• Michael Ellis, senior associate counsel to the President and deputy legal adviser to the National Security Council
  • Brian McCormack, associate director for natural resources, energy and science, Office of Management and Budget

Witnesses expected to testify on Tuesday:

  • Wells Griffith, special assistant to the President and senior director for international energy and environment at the National Security Council
  • Michael Duffey, associate director for national security programs, Office of Management and Budget

Witnesses expected to testify Wednesday, an official working on the inquiry tells CNN's Manu Raju:

  • Acting OMB Director Russell Vought
  • State Department Counselor T. Ulrich Brechbuhl
  • Secretary of Energy Rick Perry
  • Under Secretary of State for Political Affairs David Hale

Witnesses scheduled to testify on Thursday:

  • Former national security adviser John Bolton

8:34 a.m. ET, November 2, 2019

Rick Perry refuses to participate in a closed impeachment deposition but might testify publicly

ATTILA KISBENEDEK/AFP/Getty Images
ATTILA KISBENEDEK/AFP/Getty Images

Energy Secretary Rick Perry will not participate in a closed-door deposition with impeachment investigators but would consider testifying in an open hearing, according to the Department of Energy.

"The Secretary will not partake in a secret star chamber inquisition where agency counsel is forbidden to be present," department spokesperson Shaylyn Hynes said in a statement Friday.

But, Hynes added, "If the committee is interested in conducting a serious proceeding they are welcome to send for the Secretary's consideration an invitation to participate in an open hearing where the Department's counsel can be present and the American people can witness."

Perry had been asked to appear before the three committees conducting the impeachment inquiry on Wednesday.

Perry and the impeachment inquiry: Perry, who plans to leave his post at year's end, had been under scrutiny over his role in the Trump administration's dealings with Ukraine.

A whistleblower complaint, which prompted the House impeachment inquiry, alleged that President Trump abused his official powers "to solicit interference" from Ukraine in the upcoming 2020 election, and that the White House took steps to cover it up. Trump has denied doing anything improper.

White House-released rough transcript of a July 25 call showed that Trump had asked Ukrainian President Volodymyr Zelensky to investigate former Vice President Joe Biden and his son, Hunter Biden, who had been on a board of a Ukrainian natural gas company.

Trump told House Republicans in early October that Perry had urged him to make the July call to Zelensky to discuss a liquefied natural gas project, The Washington Post reported.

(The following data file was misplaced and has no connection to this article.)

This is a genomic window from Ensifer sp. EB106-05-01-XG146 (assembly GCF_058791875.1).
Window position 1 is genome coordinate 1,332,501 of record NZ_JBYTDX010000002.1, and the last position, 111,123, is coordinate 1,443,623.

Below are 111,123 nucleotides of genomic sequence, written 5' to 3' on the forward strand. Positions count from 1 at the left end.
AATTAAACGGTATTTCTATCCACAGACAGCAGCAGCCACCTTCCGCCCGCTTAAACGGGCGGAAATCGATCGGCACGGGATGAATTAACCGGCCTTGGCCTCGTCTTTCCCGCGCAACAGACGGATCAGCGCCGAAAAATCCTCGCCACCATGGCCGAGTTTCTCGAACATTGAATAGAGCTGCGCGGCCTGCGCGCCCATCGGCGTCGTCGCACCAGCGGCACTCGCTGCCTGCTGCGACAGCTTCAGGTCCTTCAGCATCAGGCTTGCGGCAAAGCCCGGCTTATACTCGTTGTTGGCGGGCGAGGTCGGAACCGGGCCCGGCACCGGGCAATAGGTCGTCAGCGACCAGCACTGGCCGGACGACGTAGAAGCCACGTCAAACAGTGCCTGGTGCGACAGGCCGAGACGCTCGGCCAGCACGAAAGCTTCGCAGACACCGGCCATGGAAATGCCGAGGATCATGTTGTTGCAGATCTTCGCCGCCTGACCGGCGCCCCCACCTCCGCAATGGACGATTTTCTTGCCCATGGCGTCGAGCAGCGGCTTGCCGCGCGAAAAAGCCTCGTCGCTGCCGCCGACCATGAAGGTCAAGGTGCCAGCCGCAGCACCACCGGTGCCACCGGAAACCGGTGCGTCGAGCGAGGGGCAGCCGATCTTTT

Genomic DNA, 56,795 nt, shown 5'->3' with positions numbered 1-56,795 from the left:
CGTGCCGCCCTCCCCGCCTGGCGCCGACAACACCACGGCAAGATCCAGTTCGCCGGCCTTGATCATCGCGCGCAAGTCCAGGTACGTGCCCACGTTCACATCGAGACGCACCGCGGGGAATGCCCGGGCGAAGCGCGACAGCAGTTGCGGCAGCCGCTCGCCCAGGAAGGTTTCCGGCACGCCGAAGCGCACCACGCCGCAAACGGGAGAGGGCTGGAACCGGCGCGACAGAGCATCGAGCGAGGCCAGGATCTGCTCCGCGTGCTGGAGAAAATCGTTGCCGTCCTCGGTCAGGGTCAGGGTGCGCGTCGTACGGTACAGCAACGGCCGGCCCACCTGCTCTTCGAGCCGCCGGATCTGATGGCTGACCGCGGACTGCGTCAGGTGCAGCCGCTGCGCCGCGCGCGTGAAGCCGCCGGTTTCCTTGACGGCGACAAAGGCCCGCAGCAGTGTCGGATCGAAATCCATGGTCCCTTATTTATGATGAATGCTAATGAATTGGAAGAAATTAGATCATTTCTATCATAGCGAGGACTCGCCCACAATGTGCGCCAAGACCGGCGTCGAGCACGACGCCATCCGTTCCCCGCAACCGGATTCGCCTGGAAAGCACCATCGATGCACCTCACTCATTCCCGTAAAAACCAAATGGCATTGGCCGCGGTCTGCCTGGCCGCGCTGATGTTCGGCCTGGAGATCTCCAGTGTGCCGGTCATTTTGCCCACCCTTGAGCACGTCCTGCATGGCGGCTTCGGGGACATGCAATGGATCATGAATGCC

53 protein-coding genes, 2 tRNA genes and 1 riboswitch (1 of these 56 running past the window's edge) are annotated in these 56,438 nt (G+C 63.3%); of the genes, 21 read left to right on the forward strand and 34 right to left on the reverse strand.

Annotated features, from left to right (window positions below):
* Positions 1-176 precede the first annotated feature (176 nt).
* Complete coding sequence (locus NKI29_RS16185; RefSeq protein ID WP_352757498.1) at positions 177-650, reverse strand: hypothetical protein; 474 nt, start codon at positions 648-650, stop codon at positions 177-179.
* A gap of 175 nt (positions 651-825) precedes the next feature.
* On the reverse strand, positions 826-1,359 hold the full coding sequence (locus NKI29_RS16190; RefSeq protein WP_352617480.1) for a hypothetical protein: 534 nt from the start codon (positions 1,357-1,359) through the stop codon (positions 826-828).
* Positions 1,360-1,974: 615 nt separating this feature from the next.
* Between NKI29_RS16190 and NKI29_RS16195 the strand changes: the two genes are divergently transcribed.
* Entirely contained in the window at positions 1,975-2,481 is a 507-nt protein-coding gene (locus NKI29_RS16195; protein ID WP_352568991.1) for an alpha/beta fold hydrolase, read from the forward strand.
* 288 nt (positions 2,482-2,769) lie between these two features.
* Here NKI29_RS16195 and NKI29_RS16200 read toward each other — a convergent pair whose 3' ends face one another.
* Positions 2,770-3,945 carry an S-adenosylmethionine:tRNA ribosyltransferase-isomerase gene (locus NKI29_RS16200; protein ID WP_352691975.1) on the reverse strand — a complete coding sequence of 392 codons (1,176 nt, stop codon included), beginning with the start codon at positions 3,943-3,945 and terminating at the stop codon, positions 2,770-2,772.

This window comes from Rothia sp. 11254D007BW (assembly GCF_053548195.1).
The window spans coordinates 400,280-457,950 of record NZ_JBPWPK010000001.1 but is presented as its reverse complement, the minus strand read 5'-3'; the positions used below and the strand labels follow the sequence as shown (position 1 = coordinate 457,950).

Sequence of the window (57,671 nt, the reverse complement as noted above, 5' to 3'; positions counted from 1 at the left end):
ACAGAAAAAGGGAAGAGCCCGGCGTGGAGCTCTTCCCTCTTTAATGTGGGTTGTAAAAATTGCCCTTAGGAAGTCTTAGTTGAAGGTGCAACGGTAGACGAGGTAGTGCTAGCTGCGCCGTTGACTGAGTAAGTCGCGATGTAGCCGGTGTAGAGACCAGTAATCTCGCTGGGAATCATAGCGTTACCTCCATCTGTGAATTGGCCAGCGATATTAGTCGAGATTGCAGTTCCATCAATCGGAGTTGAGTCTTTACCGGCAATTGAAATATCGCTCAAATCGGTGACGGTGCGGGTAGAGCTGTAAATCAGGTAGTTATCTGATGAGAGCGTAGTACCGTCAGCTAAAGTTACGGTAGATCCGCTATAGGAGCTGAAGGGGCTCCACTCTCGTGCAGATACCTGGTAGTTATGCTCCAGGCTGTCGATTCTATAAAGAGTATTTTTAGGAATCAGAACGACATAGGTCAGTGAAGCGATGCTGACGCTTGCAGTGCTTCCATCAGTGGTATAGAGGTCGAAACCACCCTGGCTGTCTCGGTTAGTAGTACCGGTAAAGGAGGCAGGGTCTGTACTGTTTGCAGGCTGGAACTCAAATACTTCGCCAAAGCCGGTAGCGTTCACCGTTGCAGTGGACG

8:08 a.m. ET, November 2, 2019

6 key developments in the Trump impeachment inquiry

JIM WATSON/AFP/Getty Images
JIM WATSON/AFP/Getty Images

Here are the latest developments in the impeachment inquiry into President Trump:

  • Subpoenas issued: The House Intelligence Committee issued subpoenas to John Eisenberg, the top lawyer on the White House’s National Security Council, and Brian McCormack, the former chief of staff to Energy Secretary Rick Perry, according to a source familiar with the matter.
  • Rick Perry asked to testify: House impeachment investigators asked the Energy Secretary to testify next week. But Department of Energy spokesperson Shaylyn Hynes said Perry will not participate in the closed hearing.
  • New polls: Two new polls show Americans are divided on the impeachment inquiry. A poll from the University of Texas and the Texas Tribune found that Texas voters were about evenly split over whether Trump should be removed from office before the end of his term. The Washington Post/ABC News poll shows Americans are split along party lines on whether to impeach and remove Trump.
  • White House goes on defense: White House press secretary Stephanie Grisham called the ongoing impeachment inquiry "a sham and a kangaroo court" in an interview with Fox News this morning. She said Democrats were "unhinged" and described the ongoing probe "unjust and unfair."
  • House on recess: Rep. Adam Schiff, the chairman of the House Intelligence Committee, told CNN the House recess, which will go through Nov. 11, will not impede their investigation. Schiff said some of the transcripts of the closed-door interviews could be made public as early as next week. 
  • More details emerge: Lt. Col. Alexander Vindman, the National Security Council's top Ukraine expert, testified this week that he was told not to talk with anyone about the July 25 call between Trump and the Ukrainian president, according to a source familiar with the testimony. Tim Morrison, the President's top Russia adviser who also testified this week, told lawmakers he tried to find out whether Trump told a key US diplomat he wanted Ukraine to investigate the Bidens, multiple sources familiar with his closed-door impeachment inquiry deposition on Capitol Hill told CNN.